News Bites

The academic title published by Oxford University Press is suitable for researchers from graduate level up
Established in 2007, the Centre for Quantum Technologies (CQT) was the first Research Centre of Excellence in Singapore. It was founded with the goal of bringing physicists, engineers, and computer scientists together for research into fundamental quantum phenomena. Through this dedication to interdisciplinary collaboration, it continues to be a major force in the world of quantum technology today.
The scientific satellite brings into space a message from The Golden Record 2.0, a play written for the NUS Arts Festival.
NUS News feature: Of art and satellites.
A team from the NUS-Singtel Cyber Security Research & Development Laboratory, including CQT researchers, demonstrate a way to improve quantum key distribution over fibre networks
NUS scientists have found that the oxygen interstitials in single-layer tungsten diselenide (WSe2) enable it to function as single photon emitters (SPEs) for quantum optical applications.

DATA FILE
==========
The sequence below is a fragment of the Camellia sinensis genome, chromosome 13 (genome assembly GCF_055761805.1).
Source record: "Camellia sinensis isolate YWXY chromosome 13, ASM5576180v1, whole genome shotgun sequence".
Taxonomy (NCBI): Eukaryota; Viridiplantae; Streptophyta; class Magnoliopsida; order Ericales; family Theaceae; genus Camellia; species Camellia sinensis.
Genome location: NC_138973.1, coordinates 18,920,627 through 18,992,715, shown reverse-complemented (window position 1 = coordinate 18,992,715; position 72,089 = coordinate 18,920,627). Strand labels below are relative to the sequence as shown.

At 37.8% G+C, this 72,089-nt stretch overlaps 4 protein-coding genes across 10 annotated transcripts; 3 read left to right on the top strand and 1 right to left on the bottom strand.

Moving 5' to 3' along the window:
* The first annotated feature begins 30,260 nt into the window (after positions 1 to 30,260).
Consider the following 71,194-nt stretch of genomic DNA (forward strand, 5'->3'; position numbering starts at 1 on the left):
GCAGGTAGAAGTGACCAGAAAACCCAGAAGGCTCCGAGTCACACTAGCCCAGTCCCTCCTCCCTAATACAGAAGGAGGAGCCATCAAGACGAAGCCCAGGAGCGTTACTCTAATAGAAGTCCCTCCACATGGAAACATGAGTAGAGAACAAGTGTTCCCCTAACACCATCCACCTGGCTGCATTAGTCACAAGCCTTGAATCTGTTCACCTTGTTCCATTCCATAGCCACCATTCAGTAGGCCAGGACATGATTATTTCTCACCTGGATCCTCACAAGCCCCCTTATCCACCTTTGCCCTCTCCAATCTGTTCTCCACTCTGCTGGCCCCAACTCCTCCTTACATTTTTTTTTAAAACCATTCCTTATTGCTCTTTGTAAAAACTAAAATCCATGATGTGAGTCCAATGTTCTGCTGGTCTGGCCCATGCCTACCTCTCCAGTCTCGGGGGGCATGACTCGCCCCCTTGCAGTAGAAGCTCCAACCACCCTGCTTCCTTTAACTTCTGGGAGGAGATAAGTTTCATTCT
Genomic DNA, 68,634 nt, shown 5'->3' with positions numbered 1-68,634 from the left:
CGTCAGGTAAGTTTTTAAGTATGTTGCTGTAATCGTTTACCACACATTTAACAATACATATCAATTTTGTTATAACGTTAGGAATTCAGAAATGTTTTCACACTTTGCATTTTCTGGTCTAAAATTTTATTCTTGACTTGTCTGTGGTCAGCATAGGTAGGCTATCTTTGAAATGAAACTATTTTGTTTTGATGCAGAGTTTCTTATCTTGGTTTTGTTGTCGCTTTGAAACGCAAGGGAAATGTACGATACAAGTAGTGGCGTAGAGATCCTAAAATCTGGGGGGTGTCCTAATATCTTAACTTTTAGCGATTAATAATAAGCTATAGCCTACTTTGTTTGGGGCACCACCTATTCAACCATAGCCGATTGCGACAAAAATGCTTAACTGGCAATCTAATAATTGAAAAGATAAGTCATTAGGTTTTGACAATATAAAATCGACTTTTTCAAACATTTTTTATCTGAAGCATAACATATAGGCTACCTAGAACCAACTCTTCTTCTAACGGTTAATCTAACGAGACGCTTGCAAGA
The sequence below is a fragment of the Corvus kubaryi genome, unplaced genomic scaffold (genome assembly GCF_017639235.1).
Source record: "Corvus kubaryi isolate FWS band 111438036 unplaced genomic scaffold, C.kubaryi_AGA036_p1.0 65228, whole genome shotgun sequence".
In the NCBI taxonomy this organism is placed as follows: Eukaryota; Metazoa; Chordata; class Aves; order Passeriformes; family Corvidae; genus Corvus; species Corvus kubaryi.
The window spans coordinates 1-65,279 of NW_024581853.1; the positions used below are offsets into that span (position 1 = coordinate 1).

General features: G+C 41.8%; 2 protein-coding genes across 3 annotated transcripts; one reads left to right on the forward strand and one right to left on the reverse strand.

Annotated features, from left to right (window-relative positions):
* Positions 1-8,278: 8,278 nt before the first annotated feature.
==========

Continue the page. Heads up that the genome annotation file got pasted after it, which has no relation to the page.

NUS scientists have developed a method for self-assembly of hexagonal organic porous structures on molybdenum diselenide (MoSe2) film to create ordered nanostructures.
NUS physicists have discovered that recovered carbon black powder can be transformed by laser treatment to give a wide range of colours for potential display applications.
NUS physicists have designed a bipedal nanowalker that can change its walking manner and direction by adjusting the length of its stride.


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